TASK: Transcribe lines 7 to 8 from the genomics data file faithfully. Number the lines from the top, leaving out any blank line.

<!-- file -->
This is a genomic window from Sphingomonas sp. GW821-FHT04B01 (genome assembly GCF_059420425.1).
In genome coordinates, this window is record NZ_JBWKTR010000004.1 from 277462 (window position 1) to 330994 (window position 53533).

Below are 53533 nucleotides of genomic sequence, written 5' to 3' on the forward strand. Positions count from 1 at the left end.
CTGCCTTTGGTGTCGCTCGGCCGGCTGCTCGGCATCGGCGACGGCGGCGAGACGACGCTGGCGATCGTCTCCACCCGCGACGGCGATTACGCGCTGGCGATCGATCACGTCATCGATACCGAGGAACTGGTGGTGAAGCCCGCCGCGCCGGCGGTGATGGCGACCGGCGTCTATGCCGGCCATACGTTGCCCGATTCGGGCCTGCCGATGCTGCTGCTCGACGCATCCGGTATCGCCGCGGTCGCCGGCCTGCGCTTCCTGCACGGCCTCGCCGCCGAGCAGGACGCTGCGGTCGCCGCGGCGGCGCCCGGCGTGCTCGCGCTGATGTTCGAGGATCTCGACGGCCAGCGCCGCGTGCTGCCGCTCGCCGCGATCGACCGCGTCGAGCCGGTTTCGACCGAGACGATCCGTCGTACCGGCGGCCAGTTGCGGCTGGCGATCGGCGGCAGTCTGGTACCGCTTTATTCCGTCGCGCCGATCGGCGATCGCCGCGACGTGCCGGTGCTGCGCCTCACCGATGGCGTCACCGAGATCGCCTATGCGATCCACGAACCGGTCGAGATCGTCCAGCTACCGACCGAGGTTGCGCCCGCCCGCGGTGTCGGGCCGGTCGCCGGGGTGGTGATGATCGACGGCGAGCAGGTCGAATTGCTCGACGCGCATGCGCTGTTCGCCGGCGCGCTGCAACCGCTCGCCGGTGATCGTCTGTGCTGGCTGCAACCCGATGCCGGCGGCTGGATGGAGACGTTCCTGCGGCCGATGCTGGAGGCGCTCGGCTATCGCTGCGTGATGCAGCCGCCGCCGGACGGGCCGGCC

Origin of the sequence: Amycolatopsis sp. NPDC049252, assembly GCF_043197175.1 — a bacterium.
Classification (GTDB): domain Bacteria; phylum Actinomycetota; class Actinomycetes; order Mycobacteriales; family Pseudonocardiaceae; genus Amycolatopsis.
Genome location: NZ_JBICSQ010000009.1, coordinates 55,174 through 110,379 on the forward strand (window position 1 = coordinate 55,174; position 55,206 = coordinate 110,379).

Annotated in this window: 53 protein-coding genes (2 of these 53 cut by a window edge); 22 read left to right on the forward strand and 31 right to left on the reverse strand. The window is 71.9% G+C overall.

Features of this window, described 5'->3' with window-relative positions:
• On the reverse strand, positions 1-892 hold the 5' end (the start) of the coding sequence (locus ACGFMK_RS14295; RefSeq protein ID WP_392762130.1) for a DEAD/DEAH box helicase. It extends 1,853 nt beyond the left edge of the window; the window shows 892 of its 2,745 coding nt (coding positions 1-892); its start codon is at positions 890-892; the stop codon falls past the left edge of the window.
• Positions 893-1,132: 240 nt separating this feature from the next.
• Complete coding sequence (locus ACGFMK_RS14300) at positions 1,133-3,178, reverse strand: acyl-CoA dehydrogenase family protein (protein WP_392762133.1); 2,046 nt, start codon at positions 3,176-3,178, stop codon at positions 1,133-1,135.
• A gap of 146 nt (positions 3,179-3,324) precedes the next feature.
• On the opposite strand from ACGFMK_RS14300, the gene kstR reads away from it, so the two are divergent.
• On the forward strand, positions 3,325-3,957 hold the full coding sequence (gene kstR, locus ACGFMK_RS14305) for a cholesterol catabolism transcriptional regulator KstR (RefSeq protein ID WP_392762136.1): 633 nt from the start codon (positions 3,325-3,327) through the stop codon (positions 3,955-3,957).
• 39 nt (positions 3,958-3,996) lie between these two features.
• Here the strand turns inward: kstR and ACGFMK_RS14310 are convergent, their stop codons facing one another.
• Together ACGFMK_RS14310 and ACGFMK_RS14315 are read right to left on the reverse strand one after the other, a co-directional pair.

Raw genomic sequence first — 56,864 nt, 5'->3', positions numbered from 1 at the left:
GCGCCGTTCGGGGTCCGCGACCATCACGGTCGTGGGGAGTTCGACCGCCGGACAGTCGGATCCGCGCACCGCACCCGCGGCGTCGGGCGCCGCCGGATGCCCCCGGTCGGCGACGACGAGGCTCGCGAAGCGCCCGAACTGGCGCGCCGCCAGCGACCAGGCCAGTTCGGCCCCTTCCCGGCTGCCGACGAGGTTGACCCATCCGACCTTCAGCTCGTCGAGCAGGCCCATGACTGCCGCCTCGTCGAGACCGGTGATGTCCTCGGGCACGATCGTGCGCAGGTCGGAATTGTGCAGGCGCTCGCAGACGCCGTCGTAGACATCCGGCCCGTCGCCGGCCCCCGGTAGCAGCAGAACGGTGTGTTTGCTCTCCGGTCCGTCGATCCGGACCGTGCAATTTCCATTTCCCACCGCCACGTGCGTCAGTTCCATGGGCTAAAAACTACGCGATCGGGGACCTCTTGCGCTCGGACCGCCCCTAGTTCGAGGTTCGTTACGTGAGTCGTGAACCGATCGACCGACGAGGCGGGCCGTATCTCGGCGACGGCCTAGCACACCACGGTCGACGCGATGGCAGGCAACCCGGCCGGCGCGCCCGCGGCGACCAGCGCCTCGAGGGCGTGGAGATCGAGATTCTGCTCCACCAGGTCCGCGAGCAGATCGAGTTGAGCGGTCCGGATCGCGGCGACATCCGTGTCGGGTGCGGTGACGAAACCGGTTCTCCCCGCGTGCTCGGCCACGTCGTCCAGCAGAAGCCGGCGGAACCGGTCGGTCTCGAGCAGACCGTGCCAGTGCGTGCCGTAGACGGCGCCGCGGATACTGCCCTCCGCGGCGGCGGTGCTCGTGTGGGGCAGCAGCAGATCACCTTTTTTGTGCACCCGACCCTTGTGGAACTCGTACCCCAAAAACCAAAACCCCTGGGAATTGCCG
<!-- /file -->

Genome location: NZ_JBICSQ010000009.1, coordinates 55,174 through 110,379 on the forward strand (window position 1 = coordinate 55,174; position 55,206 = coordinate 110,379).

Annotated in this window: 53 protein-coding genes (2 of these 53 cut by a window edge); 22 read left to right on the forward strand and 31 right to left on the reverse strand. The window is 71.9% G+C overall.